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  1. Hi, We are using quite some of the older and slower 60MHz PMAC-PC boards where the product processing application has some lengthy background PLC routines and continuously data-gathering upload (list gather commands) through the host interface during the production process. During its 25 seconds product processing cycle, the running motion program is using following mode about 150 times with RAPID moves in-between. Due to the background PLC processing and gather upload commands, the PMATCH commands after the following mode can take up to 25 milliseconds, and to speed-up the production process I want to use a custom and more efficient alternative to PMATCH. The motion program has just a single X-axis with 1 motor, and writing directly into the CS1 X-axis target position register (m165_Cs1XaxisTargetPos->L:$081F) to manually sync it with the commanded+master motor position seems to do the same as the PMATCH command (and much faster). I did a test with a motor and our production process in simulation mode (not on a real machine yet), and everything seems working fine with an almost 10% faster cycle time. Does anyone have experience using such a custom and faster alternative for calling PMATCH from a motion program? Or is the PMATCH command doing more than just syncing the motor position(s) to the axis position(s)? Thanks and regards, Jan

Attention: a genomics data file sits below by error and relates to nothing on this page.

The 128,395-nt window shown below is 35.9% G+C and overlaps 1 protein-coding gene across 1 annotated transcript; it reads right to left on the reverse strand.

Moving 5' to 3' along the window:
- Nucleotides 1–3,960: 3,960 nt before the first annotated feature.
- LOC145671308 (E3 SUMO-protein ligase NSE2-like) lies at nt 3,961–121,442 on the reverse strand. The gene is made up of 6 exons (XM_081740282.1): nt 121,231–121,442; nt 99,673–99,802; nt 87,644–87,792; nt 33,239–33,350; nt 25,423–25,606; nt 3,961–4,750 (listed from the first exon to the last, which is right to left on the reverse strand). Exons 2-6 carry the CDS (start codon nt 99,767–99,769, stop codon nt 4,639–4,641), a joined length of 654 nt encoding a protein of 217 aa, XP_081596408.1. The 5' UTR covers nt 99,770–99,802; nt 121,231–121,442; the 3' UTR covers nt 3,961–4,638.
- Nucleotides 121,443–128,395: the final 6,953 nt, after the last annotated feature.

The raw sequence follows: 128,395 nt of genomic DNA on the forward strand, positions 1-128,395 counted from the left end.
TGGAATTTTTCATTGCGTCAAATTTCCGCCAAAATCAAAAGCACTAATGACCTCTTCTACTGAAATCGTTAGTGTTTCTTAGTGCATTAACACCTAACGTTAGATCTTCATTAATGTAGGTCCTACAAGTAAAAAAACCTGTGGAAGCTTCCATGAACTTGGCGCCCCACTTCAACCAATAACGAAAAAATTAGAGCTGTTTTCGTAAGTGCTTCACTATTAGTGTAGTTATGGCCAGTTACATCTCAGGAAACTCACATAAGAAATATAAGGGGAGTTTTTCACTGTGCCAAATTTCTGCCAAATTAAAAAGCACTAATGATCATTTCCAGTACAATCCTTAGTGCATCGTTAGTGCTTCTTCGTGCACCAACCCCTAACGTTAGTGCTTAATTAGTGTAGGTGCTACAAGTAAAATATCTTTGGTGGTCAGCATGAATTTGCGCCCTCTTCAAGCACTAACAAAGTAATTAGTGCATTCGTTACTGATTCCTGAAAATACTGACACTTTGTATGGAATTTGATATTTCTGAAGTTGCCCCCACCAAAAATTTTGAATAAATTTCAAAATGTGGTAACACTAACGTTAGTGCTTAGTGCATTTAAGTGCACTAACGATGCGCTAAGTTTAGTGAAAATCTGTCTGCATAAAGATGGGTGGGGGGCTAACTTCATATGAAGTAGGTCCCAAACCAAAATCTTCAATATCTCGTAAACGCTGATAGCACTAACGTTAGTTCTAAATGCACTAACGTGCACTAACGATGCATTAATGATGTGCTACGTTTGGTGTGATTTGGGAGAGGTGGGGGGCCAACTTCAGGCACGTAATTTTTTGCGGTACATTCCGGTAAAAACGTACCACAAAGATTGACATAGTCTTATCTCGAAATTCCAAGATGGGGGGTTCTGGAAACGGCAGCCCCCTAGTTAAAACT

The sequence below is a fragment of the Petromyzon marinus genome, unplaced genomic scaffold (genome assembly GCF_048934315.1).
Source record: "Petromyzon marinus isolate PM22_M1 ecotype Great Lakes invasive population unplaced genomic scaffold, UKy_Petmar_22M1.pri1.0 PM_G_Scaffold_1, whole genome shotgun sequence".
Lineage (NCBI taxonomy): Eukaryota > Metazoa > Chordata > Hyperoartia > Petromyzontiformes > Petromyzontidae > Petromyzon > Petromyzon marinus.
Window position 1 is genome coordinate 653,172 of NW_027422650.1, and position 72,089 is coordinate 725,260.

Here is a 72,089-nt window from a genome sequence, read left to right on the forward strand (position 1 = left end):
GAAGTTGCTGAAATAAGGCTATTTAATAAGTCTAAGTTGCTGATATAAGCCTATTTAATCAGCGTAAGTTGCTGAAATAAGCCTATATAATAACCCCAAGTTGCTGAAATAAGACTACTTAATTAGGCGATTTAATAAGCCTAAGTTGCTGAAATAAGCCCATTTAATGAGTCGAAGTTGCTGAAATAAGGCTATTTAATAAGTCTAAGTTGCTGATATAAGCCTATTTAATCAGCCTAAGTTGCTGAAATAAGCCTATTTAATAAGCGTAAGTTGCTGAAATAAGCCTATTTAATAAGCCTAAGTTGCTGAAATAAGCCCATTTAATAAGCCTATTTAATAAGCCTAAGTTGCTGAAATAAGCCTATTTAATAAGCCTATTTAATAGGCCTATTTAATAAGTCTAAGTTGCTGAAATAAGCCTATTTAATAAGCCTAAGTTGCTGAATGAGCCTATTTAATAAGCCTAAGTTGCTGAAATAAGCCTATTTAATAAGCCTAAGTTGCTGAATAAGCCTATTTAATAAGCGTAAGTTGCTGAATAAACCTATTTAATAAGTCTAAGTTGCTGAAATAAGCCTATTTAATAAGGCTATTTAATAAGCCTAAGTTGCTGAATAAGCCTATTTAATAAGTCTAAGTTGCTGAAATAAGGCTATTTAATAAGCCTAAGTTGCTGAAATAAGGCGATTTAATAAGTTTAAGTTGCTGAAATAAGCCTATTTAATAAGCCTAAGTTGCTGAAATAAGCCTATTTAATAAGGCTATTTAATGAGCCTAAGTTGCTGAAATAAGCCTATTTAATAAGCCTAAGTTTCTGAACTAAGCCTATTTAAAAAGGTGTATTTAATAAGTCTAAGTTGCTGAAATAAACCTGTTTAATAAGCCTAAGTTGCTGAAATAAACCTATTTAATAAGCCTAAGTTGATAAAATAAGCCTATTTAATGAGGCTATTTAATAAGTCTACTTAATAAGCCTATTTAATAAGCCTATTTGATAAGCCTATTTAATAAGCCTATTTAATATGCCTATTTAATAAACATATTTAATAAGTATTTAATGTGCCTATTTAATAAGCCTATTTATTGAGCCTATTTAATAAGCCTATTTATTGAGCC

2. Hi, I want to make practical use of the "PMAC Interrupt Packet" mechanism as described in the "Turbo PMAC Ethernet Protocol.pdf" manual (application note). I am using a TurboClipper board for software development and testing, while our production machines are using Brick controllers. Although we don't have the MODBUS option (since we don't use MODBUS), I successfully created an interrupt socket using I67. i67_ModbusTcpBufferStartAddress=$10700 ; Start address socket setup buffer WL:$10700,$100000000000 ; Enable socket 0 for TCP ascii WL:$10703,$200000000000 ; Enable socket 1 for interrupt WL:$10706,$100000000000 ; Enable socket 2 for TCP ascii WL:$10709,$100000000000 ; Enable socket 3 for TCP ascii In my host application, I can open the additional interrupt socket on port 1026, and can send an VR_PMAC_INTRSTRING message to the normal port 1025 (with the "P0..10" example). If I don't setup the interrupt socket with I67, I can't open the socket on port 1026, so the whole mechanism with the interrupt socket seems to work (although we don't have the MODBUS option). However, the manual does not describe how to active or trigger an interrupt to the Ethernet controller, and I don't receive any data on the interrupt socket. The manual only describes it as "an interrupt generated to the Ethernet microcontroller from the PMAC motion controller", and "Background PLC writes via a M-variable pointer to cause an interrupt to the Ethernet processor". Therefore I have 2 questions: - can anyone clarify how to generate an interrupt to the on-board Ethernet controller on a TurboClipper board and Brick controller? - or is the MODBUS option really required to make use of the interrupt socket? Thanks and regards, Jan